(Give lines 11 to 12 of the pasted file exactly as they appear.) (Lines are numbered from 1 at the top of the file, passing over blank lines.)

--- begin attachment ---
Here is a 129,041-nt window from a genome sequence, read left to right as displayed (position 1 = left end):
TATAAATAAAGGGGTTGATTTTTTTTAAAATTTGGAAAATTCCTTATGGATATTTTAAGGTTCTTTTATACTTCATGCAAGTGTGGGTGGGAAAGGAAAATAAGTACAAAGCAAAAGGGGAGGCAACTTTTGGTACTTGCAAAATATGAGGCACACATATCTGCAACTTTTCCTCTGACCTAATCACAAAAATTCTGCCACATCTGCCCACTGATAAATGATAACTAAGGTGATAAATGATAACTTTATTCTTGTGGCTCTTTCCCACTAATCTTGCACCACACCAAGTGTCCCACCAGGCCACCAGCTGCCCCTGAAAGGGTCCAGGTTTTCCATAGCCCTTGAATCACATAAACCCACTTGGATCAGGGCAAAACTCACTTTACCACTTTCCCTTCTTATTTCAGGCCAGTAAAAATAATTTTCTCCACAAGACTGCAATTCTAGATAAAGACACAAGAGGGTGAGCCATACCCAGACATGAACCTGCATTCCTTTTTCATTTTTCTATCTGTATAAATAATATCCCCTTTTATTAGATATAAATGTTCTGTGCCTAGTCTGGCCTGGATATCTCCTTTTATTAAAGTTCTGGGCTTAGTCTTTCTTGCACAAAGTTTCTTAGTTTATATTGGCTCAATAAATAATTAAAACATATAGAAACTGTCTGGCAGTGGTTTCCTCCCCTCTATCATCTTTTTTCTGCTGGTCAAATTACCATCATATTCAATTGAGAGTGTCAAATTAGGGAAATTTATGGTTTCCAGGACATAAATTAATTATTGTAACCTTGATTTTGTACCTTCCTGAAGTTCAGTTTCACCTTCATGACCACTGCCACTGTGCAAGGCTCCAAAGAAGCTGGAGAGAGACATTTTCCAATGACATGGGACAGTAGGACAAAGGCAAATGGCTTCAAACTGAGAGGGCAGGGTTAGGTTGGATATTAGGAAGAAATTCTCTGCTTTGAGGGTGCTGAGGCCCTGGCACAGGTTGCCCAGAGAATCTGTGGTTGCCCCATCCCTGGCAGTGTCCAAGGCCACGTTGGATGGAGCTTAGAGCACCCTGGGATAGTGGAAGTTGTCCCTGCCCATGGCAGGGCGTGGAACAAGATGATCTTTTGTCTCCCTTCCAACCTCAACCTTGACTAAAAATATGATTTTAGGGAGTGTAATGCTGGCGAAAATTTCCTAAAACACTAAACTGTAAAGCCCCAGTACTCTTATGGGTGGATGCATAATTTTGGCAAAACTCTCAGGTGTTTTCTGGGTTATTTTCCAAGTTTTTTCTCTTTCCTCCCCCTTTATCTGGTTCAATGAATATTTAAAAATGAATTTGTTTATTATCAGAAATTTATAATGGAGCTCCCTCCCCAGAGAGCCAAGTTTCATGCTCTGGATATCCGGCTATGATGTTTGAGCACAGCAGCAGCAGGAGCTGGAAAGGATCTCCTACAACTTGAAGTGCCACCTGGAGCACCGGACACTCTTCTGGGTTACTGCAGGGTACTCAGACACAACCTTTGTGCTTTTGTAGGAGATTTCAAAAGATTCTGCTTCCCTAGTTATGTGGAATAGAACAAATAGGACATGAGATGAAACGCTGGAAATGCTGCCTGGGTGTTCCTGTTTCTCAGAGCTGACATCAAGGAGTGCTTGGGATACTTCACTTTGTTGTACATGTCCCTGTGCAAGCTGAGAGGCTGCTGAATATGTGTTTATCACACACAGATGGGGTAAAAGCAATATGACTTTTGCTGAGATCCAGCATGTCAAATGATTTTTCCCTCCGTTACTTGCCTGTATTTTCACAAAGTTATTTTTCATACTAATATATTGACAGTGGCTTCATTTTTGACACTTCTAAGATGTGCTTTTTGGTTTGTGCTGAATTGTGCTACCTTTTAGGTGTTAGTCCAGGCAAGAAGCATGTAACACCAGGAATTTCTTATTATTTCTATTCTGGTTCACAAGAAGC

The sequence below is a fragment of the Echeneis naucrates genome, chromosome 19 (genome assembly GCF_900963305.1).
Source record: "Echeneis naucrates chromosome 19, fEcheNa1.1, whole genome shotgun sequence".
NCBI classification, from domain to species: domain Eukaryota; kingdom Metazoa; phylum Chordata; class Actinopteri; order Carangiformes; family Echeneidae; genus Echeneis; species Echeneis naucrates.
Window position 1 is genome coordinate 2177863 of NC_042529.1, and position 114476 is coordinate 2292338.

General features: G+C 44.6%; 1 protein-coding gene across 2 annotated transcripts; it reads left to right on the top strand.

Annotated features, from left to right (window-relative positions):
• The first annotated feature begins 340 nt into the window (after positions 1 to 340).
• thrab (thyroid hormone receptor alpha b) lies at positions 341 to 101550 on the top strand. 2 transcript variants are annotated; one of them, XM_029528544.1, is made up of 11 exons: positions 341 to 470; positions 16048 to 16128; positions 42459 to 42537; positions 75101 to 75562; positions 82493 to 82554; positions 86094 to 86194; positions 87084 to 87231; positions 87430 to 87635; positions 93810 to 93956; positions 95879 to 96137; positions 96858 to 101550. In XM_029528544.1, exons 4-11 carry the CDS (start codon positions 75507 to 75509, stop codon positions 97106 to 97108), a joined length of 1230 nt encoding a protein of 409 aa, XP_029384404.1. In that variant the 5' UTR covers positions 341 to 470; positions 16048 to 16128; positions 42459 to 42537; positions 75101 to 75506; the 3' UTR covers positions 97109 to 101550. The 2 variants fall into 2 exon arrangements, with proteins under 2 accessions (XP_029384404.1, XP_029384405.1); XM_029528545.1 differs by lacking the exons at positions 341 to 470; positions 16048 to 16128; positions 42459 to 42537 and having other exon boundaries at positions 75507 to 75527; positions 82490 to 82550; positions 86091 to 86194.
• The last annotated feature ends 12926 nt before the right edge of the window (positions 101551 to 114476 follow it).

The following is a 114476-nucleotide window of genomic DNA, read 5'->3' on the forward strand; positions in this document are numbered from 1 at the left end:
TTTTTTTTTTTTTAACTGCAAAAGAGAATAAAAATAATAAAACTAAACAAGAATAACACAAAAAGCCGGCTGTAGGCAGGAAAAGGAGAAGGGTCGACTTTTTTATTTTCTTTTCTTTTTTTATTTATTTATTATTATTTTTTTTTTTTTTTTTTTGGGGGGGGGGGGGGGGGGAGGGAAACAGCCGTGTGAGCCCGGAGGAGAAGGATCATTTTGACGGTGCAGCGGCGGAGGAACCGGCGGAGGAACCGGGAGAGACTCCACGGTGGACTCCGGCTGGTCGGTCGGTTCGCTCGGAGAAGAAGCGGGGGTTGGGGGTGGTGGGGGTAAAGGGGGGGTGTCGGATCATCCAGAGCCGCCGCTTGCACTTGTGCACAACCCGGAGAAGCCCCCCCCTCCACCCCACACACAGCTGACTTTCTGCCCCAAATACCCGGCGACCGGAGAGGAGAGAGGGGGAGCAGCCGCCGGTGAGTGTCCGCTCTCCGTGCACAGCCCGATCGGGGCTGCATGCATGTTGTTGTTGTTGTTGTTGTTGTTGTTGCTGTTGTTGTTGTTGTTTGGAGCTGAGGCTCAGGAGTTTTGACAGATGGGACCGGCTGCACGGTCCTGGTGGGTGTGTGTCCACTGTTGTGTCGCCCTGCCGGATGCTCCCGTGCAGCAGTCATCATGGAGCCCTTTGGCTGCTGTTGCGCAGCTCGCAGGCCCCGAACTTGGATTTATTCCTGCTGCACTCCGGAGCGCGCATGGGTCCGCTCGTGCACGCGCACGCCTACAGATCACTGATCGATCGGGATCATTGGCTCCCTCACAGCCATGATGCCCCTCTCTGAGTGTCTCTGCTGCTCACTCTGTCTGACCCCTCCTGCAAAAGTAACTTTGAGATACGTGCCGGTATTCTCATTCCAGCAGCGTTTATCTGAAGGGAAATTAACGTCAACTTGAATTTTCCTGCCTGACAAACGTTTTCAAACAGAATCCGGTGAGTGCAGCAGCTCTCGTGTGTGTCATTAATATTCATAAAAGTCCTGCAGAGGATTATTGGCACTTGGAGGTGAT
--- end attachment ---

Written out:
• The last annotated feature ends 12926 nt before the right edge of the window (positions 101551 to 114476 follow it).

The following is a 114476-nucleotide window of genomic DNA, read 5'->3' on the forward strand; positions in this document are numbered from 1 at the left end: